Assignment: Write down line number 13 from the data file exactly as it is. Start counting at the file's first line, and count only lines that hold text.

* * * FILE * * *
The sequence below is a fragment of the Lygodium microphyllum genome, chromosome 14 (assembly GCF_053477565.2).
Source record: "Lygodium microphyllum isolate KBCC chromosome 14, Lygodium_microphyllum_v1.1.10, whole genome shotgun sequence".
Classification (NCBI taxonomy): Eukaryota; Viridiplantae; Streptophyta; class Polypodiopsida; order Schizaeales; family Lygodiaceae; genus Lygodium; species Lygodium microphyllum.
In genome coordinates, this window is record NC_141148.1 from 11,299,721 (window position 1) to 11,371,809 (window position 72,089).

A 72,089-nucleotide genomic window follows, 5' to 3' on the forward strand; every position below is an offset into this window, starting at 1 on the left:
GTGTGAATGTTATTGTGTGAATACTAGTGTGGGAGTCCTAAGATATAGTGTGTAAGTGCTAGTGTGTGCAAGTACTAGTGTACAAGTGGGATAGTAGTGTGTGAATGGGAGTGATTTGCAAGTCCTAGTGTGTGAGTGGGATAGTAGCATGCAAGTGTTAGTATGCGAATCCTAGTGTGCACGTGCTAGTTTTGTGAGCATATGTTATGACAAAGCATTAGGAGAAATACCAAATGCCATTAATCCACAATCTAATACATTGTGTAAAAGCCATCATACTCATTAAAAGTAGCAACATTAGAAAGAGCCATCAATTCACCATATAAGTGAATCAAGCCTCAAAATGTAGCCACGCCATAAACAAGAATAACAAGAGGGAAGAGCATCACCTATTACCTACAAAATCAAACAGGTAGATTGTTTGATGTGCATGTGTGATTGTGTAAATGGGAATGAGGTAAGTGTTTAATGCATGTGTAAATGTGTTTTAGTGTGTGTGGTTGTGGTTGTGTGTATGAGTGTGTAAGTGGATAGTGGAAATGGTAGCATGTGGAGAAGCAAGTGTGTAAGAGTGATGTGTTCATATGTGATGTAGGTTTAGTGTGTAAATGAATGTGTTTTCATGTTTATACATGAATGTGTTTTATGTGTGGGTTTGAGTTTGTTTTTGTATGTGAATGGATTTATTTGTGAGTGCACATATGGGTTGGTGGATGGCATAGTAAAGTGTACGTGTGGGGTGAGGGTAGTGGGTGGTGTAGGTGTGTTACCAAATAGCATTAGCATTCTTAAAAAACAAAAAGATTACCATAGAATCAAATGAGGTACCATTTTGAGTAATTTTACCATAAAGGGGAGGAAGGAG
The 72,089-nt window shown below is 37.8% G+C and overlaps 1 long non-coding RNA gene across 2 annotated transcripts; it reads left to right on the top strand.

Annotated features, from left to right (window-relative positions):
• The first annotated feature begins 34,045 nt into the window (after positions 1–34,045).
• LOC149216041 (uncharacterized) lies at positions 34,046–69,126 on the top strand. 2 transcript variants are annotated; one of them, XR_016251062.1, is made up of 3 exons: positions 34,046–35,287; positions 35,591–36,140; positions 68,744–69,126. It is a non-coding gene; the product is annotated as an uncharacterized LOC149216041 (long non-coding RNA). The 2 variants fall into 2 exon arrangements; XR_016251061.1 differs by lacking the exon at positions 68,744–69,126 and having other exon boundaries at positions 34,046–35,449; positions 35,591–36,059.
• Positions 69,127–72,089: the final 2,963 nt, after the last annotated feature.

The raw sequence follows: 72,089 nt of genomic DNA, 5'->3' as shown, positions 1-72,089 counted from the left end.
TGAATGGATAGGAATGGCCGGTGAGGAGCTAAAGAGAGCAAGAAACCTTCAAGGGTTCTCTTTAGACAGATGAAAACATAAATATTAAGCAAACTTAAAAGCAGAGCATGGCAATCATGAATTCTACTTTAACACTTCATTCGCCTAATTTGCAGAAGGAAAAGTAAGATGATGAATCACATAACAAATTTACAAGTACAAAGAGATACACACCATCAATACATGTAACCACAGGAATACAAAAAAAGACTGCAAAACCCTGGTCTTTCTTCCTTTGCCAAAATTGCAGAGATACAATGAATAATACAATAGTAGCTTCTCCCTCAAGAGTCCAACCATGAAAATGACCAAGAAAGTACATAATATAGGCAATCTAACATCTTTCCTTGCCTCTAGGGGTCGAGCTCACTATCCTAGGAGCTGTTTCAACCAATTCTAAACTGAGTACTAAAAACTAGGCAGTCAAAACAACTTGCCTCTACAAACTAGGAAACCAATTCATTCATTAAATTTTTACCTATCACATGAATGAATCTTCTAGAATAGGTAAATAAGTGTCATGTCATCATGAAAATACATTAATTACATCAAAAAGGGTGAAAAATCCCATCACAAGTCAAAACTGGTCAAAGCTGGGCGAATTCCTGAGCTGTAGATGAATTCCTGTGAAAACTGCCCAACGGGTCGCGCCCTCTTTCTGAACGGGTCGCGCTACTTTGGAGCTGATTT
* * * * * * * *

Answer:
TGAATGGATAGGAATGGCCGGTGAGGAGCTAAAGAGAGCAAGAAACCTTCAAGGGTTCTCTTTAGACAGATGAAAACATAAATATTAAGCAAACTTAAAAGCAGAGCATGGCAATCATGAATTCTACTTTAACACTTCATTCGCCTAATTTGCAGAAGGAAAAGTAAGATGATGAATCACATAACAAATTTACAAGTACAAAGAGATACACACCATCAATACATGTAACCACAGGAATACAAAAAAAGACTGCAAAACCCTGGTCTTTCTTCCTTTGCCAAAATTGCAGAGATACAATGAATAATACAATAGTAGCTTCTCCCTCAAGAGTCCAACCATGAAAATGACCAAGAAAGTACATAATATAGGCAATCTAACATCTTTCCTTGCCTCTAGGGGTCGAGCTCACTATCCTAGGAGCTGTTTCAACCAATTCTAAACTGAGTACTAAAAACTAGGCAGTCAAAACAACTTGCCTCTACAAACTAGGAAACCAATTCATTCATTAAATTTTTACCTATCACATGAATGAATCTTCTAGAATAGGTAAATAAGTGTCATGTCATCATGAAAATACATTAATTACATCAAAAAGGGTGAAAAATCCCATCACAAGTCAAAACTGGTCAAAGCTGGGCGAATTCCTGAGCTGTAGATGAATTCCTGTGAAAACTGCCCAACGGGTCGCGCCCTCTTTCTGAACGGGTCGCGCTACTTTGGAGCTGATTT